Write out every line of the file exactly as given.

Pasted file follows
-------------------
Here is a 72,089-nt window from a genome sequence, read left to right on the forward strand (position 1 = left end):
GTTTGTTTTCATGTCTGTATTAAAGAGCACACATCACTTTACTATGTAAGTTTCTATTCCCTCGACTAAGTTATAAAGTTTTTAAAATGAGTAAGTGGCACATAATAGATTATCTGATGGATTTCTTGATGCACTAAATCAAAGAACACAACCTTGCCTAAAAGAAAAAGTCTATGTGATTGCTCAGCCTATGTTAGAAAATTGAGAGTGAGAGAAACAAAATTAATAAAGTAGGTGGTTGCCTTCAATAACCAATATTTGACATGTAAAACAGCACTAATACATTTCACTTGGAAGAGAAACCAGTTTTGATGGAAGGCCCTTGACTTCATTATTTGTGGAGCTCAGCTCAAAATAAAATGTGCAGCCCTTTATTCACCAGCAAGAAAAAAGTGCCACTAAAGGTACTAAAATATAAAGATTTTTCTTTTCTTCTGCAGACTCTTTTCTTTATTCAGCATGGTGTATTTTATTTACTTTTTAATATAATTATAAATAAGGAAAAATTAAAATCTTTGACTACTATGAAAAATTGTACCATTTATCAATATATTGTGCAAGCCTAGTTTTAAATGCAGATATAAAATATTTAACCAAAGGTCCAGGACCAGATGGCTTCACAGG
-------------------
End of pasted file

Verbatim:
Here is a 72,089-nt window from a genome sequence, read left to right on the forward strand (position 1 = left end):
GTTTGTTTTCATGTCTGTATTAAAGAGCACACATCACTTTACTATGTAAGTTTCTATTCCCTCGACTAAGTTATAAAGTTTTTAAAATGAGTAAGTGGCACATAATAGATTATCTGATGGATTTCTTGATGCACTAAATCAAAGAACACAACCTTGCCTAAAAGAAAAAGTCTATGTGATTGCTCAGCCTATGTTAGAAAATTGAGAGTGAGAGAAACAAAATTAATAAAGTAGGTGGTTGCCTTCAATAACCAATATTTGACATGTAAAACAGCACTAATACATTTCACTTGGAAGAGAAACCAGTTTTGATGGAAGGCCCTTGACTTCATTATTTGTGGAGCTCAGCTCAAAATAAAATGTGCAGCCCTTTATTCACCAGCAAGAAAAAAGTGCCACTAAAGGTACTAAAATATAAAGATTTTTCTTTTCTTCTGCAGACTCTTTTCTTTATTCAGCATGGTGTATTTTATTTACTTTTTAATATAATTATAAATAAGGAAAAATTAAAATCTTTGACTACTATGAAAAATTGTACCATTTATCAATATATTGTGCAAGCCTAGTTTTAAATGCAGATATAAAATATTTAACCAAAGGTCCAGGACCAGATGGCTTCACAGG